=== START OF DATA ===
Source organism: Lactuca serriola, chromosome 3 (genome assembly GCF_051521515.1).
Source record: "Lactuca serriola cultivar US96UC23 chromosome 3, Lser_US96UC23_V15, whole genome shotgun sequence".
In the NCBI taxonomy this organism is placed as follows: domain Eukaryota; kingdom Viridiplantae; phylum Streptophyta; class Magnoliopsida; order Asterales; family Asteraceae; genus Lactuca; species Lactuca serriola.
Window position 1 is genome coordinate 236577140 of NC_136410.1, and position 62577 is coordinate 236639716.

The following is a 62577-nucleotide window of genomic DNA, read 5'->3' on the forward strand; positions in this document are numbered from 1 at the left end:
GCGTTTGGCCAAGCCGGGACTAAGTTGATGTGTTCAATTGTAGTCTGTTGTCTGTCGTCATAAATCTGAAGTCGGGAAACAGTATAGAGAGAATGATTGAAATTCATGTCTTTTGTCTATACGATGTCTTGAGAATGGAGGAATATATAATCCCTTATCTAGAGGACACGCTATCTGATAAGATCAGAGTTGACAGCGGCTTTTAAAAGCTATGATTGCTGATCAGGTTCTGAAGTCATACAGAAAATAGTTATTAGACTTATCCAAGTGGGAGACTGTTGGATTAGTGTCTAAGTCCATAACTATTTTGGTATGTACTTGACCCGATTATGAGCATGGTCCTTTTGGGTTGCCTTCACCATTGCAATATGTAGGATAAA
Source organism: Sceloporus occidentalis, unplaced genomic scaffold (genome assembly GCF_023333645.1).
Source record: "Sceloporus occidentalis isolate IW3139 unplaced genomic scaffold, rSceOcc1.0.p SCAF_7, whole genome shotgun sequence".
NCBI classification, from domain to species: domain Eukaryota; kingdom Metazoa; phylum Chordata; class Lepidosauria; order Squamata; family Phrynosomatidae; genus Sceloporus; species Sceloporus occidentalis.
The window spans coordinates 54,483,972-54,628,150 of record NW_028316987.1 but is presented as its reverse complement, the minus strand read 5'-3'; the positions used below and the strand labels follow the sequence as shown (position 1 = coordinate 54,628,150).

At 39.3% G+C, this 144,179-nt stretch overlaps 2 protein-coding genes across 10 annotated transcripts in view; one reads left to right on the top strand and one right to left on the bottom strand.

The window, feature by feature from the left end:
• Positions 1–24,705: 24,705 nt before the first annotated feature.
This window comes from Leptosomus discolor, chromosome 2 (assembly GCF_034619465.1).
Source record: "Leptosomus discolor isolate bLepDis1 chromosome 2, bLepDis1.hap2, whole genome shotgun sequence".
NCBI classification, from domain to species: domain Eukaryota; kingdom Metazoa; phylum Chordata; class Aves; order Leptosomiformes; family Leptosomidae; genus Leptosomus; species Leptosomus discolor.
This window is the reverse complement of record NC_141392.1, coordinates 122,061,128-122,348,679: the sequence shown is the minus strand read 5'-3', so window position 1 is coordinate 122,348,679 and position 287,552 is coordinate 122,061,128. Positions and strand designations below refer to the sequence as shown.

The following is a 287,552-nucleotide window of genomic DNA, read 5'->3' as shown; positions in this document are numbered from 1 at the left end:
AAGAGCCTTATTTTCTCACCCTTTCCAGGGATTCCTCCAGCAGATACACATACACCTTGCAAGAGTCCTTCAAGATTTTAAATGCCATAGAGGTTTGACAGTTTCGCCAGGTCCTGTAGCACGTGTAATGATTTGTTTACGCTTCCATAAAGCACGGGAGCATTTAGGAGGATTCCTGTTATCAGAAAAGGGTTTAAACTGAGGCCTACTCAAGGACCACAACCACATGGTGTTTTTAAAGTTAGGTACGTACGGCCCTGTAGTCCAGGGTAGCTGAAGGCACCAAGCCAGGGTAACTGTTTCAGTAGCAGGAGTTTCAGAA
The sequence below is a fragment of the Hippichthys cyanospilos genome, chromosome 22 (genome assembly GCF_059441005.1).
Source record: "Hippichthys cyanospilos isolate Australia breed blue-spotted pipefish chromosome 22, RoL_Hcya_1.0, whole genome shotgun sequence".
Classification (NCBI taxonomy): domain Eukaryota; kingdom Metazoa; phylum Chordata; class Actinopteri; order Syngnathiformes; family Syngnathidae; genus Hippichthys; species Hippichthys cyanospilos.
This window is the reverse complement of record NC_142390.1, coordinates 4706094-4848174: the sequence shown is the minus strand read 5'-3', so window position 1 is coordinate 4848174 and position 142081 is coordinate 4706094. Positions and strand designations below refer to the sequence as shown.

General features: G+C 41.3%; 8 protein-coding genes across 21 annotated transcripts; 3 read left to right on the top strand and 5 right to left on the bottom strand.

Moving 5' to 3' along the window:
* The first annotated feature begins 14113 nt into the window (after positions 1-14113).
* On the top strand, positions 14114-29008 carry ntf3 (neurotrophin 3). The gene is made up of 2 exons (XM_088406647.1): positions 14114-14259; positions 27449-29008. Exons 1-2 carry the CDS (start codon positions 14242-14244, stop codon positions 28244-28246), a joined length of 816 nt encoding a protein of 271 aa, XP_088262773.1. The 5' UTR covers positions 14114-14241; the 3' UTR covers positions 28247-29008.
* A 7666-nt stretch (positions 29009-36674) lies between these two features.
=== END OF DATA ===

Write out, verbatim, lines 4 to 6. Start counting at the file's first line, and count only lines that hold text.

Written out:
Window position 1 is genome coordinate 236577140 of NC_136410.1, and position 62577 is coordinate 236639716.

The following is a 62577-nucleotide window of genomic DNA, read 5'->3' on the forward strand; positions in this document are numbered from 1 at the left end:
GCGTTTGGCCAAGCCGGGACTAAGTTGATGTGTTCAATTGTAGTCTGTTGTCTGTCGTCATAAATCTGAAGTCGGGAAACAGTATAGAGAGAATGATTGAAATTCATGTCTTTTGTCTATACGATGTCTTGAGAATGGAGGAATATATAATCCCTTATCTAGAGGACACGCTATCTGATAAGATCAGAGTTGACAGCGGCTTTTAAAAGCTATGATTGCTGATCAGGTTCTGAAGTCATACAGAAAATAGTTATTAGACTTATCCAAGTGGGAGACTGTTGGATTAGTGTCTAAGTCCATAACTATTTTGGTATGTACTTGACCCGATTATGAGCATGGTCCTTTTGGGTTGCCTTCACCATTGCAATATGTAGGATAAA